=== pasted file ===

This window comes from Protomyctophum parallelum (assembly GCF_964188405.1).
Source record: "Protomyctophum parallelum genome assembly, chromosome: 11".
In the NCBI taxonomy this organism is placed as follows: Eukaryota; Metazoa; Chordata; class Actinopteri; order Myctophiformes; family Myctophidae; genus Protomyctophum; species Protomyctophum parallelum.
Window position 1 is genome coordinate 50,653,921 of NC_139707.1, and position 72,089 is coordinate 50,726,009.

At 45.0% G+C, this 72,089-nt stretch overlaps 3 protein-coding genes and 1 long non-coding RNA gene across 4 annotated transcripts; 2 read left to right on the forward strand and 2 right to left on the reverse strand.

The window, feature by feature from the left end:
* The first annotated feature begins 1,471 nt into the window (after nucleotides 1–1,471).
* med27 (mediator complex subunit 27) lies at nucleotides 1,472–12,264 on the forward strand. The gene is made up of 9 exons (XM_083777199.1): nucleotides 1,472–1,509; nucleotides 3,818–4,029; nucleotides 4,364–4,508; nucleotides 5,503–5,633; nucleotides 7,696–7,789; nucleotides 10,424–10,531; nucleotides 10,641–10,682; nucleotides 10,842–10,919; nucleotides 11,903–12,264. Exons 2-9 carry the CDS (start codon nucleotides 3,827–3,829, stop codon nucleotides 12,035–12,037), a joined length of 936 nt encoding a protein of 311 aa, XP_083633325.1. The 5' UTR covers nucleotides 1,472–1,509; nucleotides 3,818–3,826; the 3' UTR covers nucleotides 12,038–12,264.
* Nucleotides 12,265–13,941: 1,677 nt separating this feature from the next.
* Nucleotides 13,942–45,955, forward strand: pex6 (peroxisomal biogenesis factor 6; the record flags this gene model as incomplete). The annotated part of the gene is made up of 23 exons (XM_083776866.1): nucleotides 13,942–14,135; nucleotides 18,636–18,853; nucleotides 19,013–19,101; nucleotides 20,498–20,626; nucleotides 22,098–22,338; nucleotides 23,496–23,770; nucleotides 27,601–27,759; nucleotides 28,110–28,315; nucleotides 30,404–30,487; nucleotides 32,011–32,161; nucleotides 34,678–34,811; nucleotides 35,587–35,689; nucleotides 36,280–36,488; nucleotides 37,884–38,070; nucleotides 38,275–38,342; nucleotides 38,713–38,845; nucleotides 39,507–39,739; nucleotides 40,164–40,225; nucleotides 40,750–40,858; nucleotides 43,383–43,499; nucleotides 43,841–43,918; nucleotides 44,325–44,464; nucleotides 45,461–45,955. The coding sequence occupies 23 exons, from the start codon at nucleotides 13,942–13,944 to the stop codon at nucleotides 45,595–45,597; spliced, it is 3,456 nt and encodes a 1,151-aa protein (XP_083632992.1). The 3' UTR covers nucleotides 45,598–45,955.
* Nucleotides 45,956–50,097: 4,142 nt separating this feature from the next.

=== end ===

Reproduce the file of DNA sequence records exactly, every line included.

This window comes from Protomyctophum parallelum (assembly GCF_964188405.1).
Source record: "Protomyctophum parallelum genome assembly, chromosome: 11".
In the NCBI taxonomy this organism is placed as follows: Eukaryota; Metazoa; Chordata; class Actinopteri; order Myctophiformes; family Myctophidae; genus Protomyctophum; species Protomyctophum parallelum.
Window position 1 is genome coordinate 50,653,921 of NC_139707.1, and position 72,089 is coordinate 50,726,009.

At 45.0% G+C, this 72,089-nt stretch overlaps 3 protein-coding genes and 1 long non-coding RNA gene across 4 annotated transcripts; 2 read left to right on the forward strand and 2 right to left on the reverse strand.

The window, feature by feature from the left end:
* The first annotated feature begins 1,471 nt into the window (after nucleotides 1–1,471).
* med27 (mediator complex subunit 27) lies at nucleotides 1,472–12,264 on the forward strand. The gene is made up of 9 exons (XM_083777199.1): nucleotides 1,472–1,509; nucleotides 3,818–4,029; nucleotides 4,364–4,508; nucleotides 5,503–5,633; nucleotides 7,696–7,789; nucleotides 10,424–10,531; nucleotides 10,641–10,682; nucleotides 10,842–10,919; nucleotides 11,903–12,264. Exons 2-9 carry the CDS (start codon nucleotides 3,827–3,829, stop codon nucleotides 12,035–12,037), a joined length of 936 nt encoding a protein of 311 aa, XP_083633325.1. The 5' UTR covers nucleotides 1,472–1,509; nucleotides 3,818–3,826; the 3' UTR covers nucleotides 12,038–12,264.
* Nucleotides 12,265–13,941: 1,677 nt separating this feature from the next.
* Nucleotides 13,942–45,955, forward strand: pex6 (peroxisomal biogenesis factor 6; the record flags this gene model as incomplete). The annotated part of the gene is made up of 23 exons (XM_083776866.1): nucleotides 13,942–14,135; nucleotides 18,636–18,853; nucleotides 19,013–19,101; nucleotides 20,498–20,626; nucleotides 22,098–22,338; nucleotides 23,496–23,770; nucleotides 27,601–27,759; nucleotides 28,110–28,315; nucleotides 30,404–30,487; nucleotides 32,011–32,161; nucleotides 34,678–34,811; nucleotides 35,587–35,689; nucleotides 36,280–36,488; nucleotides 37,884–38,070; nucleotides 38,275–38,342; nucleotides 38,713–38,845; nucleotides 39,507–39,739; nucleotides 40,164–40,225; nucleotides 40,750–40,858; nucleotides 43,383–43,499; nucleotides 43,841–43,918; nucleotides 44,325–44,464; nucleotides 45,461–45,955. The coding sequence occupies 23 exons, from the start codon at nucleotides 13,942–13,944 to the stop codon at nucleotides 45,595–45,597; spliced, it is 3,456 nt and encodes a 1,151-aa protein (XP_083632992.1). The 3' UTR covers nucleotides 45,598–45,955.
* Nucleotides 45,956–50,097: 4,142 nt separating this feature from the next.